South Asia and Beyond

‘India Well Aware Of The Cellular IoT Module Threats’

Cellular modules are crucial to a modern economy. They are used in a vast array of industrial applications including energy, logistics, manufacturing, transport, health, security, and payment processing. At home, they feature in cars, smart meters, computers, electric vehicle chargers, and white goods. They monitor and control complex systems remotely.

To ensure that such systems run efficiently, they collect huge amounts of data and metadata for analysis, processing, and response management. They also deliver software updates to improve functionality. Worryingly, many Chinese companies such as QUECTEL, FIBOCOM, SUNSEA, NEOWAY, and MEIG have a monopoly in the international markets, including in India. By late 2022, Chinese companies held 64% of the global market (including the PRC) by sales, and 75% by connectivity.

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If they achieve their aim of destroying other nations’ capability and securing a Chinese monopoly, free and open countries will face a triple threat, says Charles Parton, former British diplomat, now with the Council on Geostrategy and RUSI. Focusing on raising awareness of the Chinese threat, Parton says all the above-mentioned companies are nominally private companies. However, the People’s Republic of China’s (PRC) national security laws require all organisations and individuals to accede to requests from the security authorities which is a regular feature in China.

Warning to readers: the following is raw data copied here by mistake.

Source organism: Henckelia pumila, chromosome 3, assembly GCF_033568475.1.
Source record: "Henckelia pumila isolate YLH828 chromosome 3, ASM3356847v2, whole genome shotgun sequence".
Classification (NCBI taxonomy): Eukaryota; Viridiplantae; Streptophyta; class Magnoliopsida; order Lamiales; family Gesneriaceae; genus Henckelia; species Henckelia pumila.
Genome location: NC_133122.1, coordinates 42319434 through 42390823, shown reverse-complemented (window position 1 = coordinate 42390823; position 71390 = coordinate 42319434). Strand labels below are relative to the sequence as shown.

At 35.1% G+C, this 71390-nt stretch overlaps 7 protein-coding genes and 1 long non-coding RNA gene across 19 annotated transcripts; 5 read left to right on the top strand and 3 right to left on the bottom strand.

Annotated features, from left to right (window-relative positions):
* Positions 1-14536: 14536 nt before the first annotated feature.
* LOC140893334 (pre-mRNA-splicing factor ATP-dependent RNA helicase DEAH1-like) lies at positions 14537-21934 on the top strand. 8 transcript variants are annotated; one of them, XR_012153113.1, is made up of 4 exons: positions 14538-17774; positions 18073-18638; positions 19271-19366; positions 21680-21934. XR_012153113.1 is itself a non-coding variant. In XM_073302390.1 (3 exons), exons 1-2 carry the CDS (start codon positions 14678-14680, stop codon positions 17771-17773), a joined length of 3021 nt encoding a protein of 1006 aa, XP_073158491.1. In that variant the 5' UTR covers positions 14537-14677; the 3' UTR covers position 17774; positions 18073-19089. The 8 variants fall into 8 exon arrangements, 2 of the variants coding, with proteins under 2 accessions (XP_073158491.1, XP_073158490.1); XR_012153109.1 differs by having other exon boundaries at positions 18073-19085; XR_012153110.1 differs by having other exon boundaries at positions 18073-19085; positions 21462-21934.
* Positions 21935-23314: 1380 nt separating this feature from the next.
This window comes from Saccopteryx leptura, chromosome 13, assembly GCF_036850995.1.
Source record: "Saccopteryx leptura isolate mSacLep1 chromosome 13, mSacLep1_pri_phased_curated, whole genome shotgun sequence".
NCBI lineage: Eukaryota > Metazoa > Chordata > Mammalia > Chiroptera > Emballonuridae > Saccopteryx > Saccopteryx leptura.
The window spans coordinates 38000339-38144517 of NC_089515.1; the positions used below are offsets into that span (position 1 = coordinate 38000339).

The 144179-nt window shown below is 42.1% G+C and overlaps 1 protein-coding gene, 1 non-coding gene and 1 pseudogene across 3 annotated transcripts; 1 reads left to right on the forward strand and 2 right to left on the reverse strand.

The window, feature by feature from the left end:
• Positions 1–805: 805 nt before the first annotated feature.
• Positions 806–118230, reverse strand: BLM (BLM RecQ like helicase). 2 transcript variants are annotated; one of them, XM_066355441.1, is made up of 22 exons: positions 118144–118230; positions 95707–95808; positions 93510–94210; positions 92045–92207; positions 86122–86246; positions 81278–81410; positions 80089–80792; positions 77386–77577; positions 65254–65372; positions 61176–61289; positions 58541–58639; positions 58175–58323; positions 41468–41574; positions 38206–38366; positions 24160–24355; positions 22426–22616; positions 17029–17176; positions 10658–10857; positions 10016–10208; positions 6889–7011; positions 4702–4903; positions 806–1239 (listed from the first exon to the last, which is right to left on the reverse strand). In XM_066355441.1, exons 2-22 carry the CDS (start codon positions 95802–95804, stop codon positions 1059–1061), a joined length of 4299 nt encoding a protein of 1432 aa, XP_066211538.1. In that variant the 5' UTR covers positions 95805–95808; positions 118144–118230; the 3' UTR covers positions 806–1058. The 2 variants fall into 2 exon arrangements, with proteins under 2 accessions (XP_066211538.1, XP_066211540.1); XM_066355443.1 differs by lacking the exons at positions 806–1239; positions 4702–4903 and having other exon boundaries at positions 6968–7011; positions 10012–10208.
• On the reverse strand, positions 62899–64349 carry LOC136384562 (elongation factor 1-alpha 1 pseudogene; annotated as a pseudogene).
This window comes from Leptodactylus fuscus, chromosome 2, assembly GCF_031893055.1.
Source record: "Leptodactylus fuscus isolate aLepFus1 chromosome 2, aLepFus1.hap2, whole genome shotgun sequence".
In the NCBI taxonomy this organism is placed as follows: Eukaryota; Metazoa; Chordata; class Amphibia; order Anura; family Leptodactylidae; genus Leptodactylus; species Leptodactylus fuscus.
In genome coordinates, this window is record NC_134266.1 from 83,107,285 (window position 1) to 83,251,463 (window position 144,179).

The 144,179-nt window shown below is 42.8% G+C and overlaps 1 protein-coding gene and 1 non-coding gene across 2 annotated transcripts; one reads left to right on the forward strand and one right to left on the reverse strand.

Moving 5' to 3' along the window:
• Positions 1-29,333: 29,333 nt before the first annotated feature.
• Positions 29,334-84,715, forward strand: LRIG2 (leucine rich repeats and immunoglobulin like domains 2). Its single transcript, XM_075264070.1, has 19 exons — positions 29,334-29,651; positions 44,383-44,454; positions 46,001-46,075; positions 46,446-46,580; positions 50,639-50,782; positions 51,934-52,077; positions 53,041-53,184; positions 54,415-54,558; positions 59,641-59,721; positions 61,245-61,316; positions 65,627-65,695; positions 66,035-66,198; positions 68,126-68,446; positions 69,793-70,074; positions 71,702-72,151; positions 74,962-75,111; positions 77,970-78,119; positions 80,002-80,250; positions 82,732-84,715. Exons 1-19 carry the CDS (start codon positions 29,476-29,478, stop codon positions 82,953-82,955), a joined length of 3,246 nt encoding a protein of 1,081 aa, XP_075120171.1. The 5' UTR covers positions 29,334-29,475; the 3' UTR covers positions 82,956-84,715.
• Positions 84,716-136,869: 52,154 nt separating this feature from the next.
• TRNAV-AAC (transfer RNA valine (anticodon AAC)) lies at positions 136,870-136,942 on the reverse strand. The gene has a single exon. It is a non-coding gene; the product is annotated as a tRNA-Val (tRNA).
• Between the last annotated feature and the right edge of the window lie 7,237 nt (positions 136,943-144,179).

Beyond the dangers of dependency, attaining a monopoly over these ubiquitous cellular modules would allow the CCP wide-ranging opportunities to interfere in free countries. By sending instructions covertly in software updates, which are too numerous and frequent to monitor individually over the decade-plus lifetime of cellular modules, the CCP could take hostile action at a time of tension, warns Parton during this chat with Editor-in-Chief Nitin A. Gokhale for our weekly programme The Gist. Watch for more.

Nitin A. Gokhale

Left to himself, Nitin A. Gokhale would rather watch films and sports matches but his day job as a media entrepreneur, communications specialist, analyst and author, leaves him little time to indulge in his primary interests. Gokhale in fact started his career in journalism in 1983 as a sports reporter. Since then he has, in the past 41 years, traversed the entire spectrum across print, broadcast and digital space. One of South Asia's leading strategic analysts, Gokhale has moved on from conventional media to become an independent media entrepreneur running three niche digital platforms—BharatShakti, StratNewsGlobal and Interstellar—besides undertaking consultancy and training workshops in communications for military institutions, corporates and individuals. Now better known for his conflict coverage and strategic analyses, Gokhale has lived and reported from India’s North-east for 23 years between 1983 and 2006, been on the ground at Kargil in the summer of 1999 and also brought us live coverage from Sri Lanka’s Eelam War IV between 2006-2009.    An alumni of the Asia-Pacific Centre for Security Studies in Hawaii, Gokhale now writes, lectures and analyses security and strategic matters in Indo-Pacific and travels regularly to US, Europe, Australia, South and South-East Asia to take part in various seminars and conferences. Gokhale is also a popular visiting faculty at India’s Defence Services Staff College, the three war colleges, India's National Defence College, College of Defence Management and the IB’s intelligence school.